DUBLIN City Council can no longer afford to carry out its bin collection service, internal documents reveal.
The privatisation of the city's bin service is now firmly on the cards after an independent report found that the financial losses incurred by the council last year were "considerable and unsustainable".
The report, obtained by the Herald, claims that the council is in an "almost impossible position" and that unless it imposes a "very significant price increase" it can no longer afford to remain in the refuse market.
The report examined the possibility of the council acting as a "stand-alone separate company" as well as the establishment of a "social enterprise-type venture" associated with DCC.
However it concluded that the current climate means "significant loss making will continue should the Council remain in this (refuse) business".
It is estimated that the council made a €10m loss on the service last year.
The Herald has learned that the report is being met with strong opposition by SIPTU, which represents more than 100 bin service workers.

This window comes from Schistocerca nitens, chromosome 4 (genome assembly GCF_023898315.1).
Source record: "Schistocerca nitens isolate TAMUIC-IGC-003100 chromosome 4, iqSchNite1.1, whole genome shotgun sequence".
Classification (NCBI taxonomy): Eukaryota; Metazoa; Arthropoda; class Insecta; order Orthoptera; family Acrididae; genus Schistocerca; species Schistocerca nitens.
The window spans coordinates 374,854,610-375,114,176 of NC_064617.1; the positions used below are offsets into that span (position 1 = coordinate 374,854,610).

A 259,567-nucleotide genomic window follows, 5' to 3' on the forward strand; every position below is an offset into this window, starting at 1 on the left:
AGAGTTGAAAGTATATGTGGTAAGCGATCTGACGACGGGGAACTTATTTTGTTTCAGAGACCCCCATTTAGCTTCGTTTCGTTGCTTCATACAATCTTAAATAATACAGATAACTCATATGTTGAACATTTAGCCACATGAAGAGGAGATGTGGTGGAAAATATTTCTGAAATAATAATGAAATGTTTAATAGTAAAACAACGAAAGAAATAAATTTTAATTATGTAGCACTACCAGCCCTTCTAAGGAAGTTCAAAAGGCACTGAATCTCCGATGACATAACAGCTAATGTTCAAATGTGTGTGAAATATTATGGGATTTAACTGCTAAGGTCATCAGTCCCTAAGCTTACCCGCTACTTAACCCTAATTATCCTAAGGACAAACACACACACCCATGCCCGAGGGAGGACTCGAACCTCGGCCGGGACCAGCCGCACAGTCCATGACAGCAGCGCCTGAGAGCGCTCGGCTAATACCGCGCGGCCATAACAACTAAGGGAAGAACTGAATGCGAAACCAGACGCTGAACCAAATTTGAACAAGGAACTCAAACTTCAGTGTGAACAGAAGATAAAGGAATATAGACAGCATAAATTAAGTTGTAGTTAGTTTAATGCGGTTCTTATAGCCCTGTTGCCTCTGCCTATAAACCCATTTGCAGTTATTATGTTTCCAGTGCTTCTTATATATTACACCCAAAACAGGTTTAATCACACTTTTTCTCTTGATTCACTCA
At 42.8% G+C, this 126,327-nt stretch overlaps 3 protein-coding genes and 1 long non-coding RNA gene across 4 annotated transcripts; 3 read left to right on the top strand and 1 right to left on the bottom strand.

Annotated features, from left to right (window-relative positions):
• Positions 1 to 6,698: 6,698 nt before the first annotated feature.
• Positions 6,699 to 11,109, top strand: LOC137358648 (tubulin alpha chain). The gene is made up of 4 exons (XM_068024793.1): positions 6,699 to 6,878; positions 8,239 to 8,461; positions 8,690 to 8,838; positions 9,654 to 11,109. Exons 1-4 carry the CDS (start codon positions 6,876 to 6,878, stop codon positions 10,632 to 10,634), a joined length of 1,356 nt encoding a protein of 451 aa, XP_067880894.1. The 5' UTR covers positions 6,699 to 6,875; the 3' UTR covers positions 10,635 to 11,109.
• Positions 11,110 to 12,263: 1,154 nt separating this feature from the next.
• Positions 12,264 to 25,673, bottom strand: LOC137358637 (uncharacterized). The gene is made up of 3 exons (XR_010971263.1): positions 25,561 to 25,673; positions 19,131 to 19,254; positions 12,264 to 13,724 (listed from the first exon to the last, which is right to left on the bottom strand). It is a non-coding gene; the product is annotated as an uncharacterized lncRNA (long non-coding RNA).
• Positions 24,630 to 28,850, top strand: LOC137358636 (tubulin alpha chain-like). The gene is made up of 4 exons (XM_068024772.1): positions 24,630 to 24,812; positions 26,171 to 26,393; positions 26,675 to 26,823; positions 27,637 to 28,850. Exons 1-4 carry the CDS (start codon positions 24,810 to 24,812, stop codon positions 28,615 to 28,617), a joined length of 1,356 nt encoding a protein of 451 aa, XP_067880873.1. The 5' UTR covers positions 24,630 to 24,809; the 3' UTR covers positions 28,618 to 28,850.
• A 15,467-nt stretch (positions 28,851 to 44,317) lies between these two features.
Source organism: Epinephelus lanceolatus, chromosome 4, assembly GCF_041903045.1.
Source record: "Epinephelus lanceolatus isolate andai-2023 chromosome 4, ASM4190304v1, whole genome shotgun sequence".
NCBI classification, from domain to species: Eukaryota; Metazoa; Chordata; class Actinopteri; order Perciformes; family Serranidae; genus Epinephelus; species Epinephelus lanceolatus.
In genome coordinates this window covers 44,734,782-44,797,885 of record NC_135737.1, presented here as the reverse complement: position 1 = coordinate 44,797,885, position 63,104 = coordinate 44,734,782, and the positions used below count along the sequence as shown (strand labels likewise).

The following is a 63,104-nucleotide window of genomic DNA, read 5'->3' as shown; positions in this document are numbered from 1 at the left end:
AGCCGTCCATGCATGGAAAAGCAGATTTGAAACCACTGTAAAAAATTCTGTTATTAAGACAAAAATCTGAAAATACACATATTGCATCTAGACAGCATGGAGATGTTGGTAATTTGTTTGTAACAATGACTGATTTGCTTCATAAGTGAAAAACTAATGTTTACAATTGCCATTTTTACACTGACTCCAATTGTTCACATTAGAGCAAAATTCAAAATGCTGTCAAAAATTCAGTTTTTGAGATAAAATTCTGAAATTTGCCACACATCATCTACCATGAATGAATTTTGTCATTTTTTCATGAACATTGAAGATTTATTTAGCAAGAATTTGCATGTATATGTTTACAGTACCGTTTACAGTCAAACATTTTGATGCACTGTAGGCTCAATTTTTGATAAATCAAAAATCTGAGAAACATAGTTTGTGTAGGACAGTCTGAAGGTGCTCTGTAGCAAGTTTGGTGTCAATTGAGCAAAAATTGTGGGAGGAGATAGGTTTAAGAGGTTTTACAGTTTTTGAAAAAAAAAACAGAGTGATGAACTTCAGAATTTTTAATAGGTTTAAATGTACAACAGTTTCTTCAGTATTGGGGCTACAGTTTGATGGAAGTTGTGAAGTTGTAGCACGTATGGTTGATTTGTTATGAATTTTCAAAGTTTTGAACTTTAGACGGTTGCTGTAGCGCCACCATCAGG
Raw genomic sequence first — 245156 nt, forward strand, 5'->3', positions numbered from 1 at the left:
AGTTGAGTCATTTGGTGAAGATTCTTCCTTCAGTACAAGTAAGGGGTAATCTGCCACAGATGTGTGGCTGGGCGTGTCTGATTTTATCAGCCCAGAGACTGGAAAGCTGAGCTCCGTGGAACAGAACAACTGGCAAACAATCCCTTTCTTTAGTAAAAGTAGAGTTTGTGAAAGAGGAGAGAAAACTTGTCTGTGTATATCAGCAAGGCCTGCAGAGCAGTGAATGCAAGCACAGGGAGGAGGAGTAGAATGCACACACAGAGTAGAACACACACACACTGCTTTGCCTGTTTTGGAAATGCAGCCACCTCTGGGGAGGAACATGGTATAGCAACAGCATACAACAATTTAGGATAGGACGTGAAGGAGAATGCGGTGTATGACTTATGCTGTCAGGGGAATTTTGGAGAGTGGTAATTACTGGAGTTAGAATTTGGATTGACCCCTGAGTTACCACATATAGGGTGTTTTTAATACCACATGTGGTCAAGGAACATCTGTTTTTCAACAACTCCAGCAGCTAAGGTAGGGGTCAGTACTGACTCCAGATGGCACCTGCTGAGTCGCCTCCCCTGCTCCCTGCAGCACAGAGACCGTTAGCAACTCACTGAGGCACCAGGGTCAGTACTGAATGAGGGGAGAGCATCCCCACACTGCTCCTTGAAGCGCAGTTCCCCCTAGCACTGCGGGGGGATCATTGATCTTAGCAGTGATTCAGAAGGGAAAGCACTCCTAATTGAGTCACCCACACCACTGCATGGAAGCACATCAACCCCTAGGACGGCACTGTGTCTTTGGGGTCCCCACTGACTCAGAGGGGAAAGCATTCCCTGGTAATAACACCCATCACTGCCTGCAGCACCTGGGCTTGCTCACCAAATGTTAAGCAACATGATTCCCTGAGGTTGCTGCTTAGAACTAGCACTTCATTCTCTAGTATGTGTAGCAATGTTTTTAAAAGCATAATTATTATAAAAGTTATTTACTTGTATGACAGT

And the examiners themselves commented on the "very great reluctance of the unions" to consent to the end of the service in its current form.
The council is the only local authority in the capital yet to decide to sell off its bin service.
The council said today that it is currently "in discussion with unions" over the issue but refused to comment on the individual aspects of the report.
However People Before Profit Councillor Pat Dunne told the Herald that selling off the service would "without doubt" lump extra costs on families.
"There's no doubt that struggling families are going to forced to pay potentially very large fees and I believe, with all the measures coming in, that this simply will prove unaffordable," he said.
The report was carried out by consultancy firm Ampersand -- which earlier this year reviewed the bin service at Fingal County Council, which will withdraw from the waste collection market at the end of this year.
The service is already run privately in South Dublin and Dun Laoghaire-Rathdown.